Joint Ecumenical Statement by Action by Churches Together – ACT Alliance (ACT), Commission of the Churches in International Affairs of the World Council of Churches (WCC), and Lutheran World Federation (LWF) to the 62nd Commission on the Status of Women
As networks of Churches and Christian faith based organizations working for decades in humanitarian response and human rights-based development in over 130 countries, we call for an end to gender inequality and injustice. Our faith inspires us work to address the needs not only of the body but also of the mind and spirit, honoring the fullness of humanity. We also extend into the most rural areas that are often out of the institutional reach of national governments. We welcome the Commission’s acknowledgment that the specific challenges of women and girls living in rural communities must be addressed in order obtain gender justice for all. These challenges must be particularly addressed in line with the framework of the Sustainable Development Goals and Agenda 2030 to ensure that those most marginalized, such as rural women and girls, are not ‘left behind’.
Working with Faith Actors to End Harmful Practices
United Nations mechanisms such as the Convention for the Elimination of Discrimination Against Women (CEDAW), the Universal Periodic Review (UPR), and the Committee on Economic, Social and Cultural Rights (CESCR), show that a number of customary laws and the misuse of religious practices beliefs threaten progress, particularly concerning rural women and girls’ rights, even within countries that have ratified treaties and committed to implementing human rights standards. For example, in Sierra Leone, up to 85 percent of the population uses customary law as part of the formal and informal legal system. Moreover, civil unrest in a country can weaken formal justice systems; in such situations, the population might resort to traditional dispute settlement mechanisms, which complicates and may preclude the assurance of the rights of women and girls, particularly in rural communities.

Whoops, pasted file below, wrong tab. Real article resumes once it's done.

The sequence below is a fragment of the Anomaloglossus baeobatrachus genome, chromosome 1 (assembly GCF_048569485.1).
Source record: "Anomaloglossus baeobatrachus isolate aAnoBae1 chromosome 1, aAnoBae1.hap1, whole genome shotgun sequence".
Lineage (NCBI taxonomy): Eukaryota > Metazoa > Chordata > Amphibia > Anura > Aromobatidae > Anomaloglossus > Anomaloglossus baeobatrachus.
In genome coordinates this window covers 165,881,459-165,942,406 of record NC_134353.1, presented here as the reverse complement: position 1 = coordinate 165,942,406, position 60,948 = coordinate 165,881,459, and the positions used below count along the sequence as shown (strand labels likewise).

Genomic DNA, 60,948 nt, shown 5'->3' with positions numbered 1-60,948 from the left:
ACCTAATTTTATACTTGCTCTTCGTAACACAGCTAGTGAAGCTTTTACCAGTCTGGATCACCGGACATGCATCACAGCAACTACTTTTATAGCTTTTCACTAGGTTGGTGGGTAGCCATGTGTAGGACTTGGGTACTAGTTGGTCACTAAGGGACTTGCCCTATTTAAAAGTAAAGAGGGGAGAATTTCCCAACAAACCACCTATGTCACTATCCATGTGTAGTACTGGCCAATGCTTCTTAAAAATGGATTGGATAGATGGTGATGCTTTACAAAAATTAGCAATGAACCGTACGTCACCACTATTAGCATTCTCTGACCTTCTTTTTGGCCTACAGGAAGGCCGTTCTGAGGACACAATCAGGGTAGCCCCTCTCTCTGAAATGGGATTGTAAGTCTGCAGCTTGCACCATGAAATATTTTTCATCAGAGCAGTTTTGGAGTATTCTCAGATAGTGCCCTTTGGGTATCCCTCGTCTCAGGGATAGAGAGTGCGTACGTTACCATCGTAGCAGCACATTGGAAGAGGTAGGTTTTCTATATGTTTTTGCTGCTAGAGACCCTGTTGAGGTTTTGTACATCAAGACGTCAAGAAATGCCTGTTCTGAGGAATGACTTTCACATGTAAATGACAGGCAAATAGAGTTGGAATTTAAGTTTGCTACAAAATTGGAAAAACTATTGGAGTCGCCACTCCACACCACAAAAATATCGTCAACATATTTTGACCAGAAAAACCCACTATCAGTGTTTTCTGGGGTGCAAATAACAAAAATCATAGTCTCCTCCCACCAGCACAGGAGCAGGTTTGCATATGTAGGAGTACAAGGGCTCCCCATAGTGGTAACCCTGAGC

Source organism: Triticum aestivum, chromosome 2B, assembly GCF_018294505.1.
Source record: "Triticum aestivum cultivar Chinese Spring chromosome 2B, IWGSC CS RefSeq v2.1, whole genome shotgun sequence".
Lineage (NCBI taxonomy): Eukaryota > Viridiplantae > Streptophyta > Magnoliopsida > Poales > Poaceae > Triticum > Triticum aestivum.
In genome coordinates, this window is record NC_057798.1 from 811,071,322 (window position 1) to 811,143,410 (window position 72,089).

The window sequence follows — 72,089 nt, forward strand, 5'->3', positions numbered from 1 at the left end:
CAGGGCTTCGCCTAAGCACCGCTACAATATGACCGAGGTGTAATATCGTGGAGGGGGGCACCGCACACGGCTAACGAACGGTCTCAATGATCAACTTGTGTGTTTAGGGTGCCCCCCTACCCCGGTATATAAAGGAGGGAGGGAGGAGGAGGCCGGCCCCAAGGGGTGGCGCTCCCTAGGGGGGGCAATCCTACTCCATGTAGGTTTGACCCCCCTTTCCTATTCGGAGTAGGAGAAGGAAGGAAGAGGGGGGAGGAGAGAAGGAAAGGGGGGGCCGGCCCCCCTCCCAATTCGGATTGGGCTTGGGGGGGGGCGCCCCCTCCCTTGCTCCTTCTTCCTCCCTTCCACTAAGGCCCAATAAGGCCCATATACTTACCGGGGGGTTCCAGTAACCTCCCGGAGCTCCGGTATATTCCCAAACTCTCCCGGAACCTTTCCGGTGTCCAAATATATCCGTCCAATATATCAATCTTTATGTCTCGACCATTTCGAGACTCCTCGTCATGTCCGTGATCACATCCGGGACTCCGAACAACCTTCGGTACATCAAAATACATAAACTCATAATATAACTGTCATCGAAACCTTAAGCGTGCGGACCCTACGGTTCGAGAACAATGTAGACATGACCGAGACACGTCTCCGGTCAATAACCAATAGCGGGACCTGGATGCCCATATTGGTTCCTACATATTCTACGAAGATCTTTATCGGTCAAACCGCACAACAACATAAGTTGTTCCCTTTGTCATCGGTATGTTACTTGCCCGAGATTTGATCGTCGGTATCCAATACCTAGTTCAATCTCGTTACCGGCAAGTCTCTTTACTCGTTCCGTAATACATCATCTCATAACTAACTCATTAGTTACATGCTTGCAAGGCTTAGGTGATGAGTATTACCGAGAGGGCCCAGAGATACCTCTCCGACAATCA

Acknowledging that these customary and traditional practices are rooted in convictions, values and beliefs, the importance of deliberately involving religious leaders of different faiths cannot be overemphasized. Such leaders play critical and influential roles within society and people of all age groups in communities rely on them for guidance on many matters. As such, working with faith based actors has the potential to bring lasting and sustainable change to end harmful traditional practices including female genital mutilation/cutting and child, early and forced marriage.